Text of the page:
Enrico Moretti, University of California, Berkeley
Posted in Events | Tagged International Economics Seminar
Date: Tuesday, March 26, 2019 -12:30pm to 1:50pm
Location: Rafik B. Hariri Building – Room 470, McDonough School of Business
Presenter: Enrico Moretti (new window), University of California, Berkeley
Paper: The Local and Aggregate Effect of Agglomeration on Innovation: Evidence from High Tech Clusters
Abstract: Most industries are spatially clustered and clustering is particularly strong in the high tech sector. In this paper I use longitudinal data on top patenters to estimate the productivity benefits enjoyed by scientists who locate in Silicon Valley-style clusters, defined as city × research field. As a measure of worker-specific productivity, I use the number of patents produced in a year. I start by studying the experience of Rochester NY, where the unexpected demise of Kodak resulted in a arguably exogenous negative shock to cluster size in most fields between 1996 and 2007. I find that as an effect, the productivity of non-Kodak inventors declined by 11.2%, after accounting for selection. My main analysis is based on the universe of US patents 1971-2007. I find that when a scientist moves to a larger cluster, she experiences significant increases in the number of patents produced and the number of subsequent citations. The productivity increase follows the move, and there is no evidence of pre-trends. Using an instrumental variable based on the geographical structure of firms with laboratories in multiple cities, I estimate that the elasticity of number of patents with respect to cluster size is 0.04. I use my micro estimates to quantify the macro-economic benefits of clustering for the US as a whole. I find significant aggregate efficiency gains from clustering. In a counterfactual scenario where the quality of U.S. inventors is held constant and their geographical location is changed so that all cities have the same number of inventors in each field, the overall number of patents in US would be 9.6% smaller. I conclude that while clustering of high tech industries may exacerbate earning inequality across U.S. communities, it is important for overall production of innovation in the US.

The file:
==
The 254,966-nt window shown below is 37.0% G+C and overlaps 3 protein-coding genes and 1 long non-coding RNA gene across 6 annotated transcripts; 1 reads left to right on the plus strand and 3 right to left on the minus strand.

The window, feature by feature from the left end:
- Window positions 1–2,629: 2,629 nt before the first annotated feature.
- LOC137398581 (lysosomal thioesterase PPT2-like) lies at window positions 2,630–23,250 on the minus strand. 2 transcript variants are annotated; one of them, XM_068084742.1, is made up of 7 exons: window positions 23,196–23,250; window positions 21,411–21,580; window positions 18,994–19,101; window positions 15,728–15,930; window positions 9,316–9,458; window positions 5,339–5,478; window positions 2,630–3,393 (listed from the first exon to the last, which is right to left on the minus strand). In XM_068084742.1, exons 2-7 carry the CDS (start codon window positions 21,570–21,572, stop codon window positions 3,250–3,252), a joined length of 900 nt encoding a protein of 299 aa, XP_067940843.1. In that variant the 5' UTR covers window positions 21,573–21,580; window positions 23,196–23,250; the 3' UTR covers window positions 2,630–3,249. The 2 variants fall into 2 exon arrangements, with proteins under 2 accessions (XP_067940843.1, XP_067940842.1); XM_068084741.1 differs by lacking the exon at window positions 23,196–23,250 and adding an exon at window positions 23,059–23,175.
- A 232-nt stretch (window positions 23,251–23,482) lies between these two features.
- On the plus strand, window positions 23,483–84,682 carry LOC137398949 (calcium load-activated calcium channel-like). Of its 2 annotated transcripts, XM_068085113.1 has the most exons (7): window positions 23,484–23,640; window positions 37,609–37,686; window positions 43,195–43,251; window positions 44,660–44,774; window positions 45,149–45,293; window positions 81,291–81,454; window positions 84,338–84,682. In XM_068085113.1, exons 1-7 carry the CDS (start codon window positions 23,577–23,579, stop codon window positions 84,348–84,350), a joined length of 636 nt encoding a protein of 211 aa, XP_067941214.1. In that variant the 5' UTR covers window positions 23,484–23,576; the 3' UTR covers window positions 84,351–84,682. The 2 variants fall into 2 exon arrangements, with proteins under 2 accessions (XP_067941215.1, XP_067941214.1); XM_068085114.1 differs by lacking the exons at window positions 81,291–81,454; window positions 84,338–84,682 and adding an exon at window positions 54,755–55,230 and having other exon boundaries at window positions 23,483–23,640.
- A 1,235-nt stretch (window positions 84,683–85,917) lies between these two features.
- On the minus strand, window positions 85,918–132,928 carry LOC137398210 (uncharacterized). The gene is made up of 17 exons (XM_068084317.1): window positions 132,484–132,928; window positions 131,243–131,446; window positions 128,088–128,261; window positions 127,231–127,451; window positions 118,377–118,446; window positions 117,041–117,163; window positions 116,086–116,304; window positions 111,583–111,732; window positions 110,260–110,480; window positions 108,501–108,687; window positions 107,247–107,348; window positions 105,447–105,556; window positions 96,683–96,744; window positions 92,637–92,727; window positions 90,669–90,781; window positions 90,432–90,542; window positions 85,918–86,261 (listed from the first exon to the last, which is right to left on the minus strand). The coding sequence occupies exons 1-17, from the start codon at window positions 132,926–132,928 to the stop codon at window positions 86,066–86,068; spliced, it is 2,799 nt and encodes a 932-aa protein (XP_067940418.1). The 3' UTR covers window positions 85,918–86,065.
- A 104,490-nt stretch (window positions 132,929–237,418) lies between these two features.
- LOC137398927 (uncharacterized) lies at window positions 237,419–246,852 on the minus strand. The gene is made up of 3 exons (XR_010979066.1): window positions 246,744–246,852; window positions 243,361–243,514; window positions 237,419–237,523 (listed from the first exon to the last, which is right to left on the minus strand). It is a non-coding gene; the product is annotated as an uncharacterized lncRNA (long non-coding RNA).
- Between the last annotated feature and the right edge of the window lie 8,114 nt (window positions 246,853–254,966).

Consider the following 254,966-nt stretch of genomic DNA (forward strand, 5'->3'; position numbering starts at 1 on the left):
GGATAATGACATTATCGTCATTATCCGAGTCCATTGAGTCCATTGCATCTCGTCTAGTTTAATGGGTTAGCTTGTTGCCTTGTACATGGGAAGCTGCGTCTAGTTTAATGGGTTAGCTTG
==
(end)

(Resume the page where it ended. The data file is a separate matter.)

The International Economics Seminar series is presented jointly with the Walsh School of Foreign Service and the Economics Department of Georgetown University.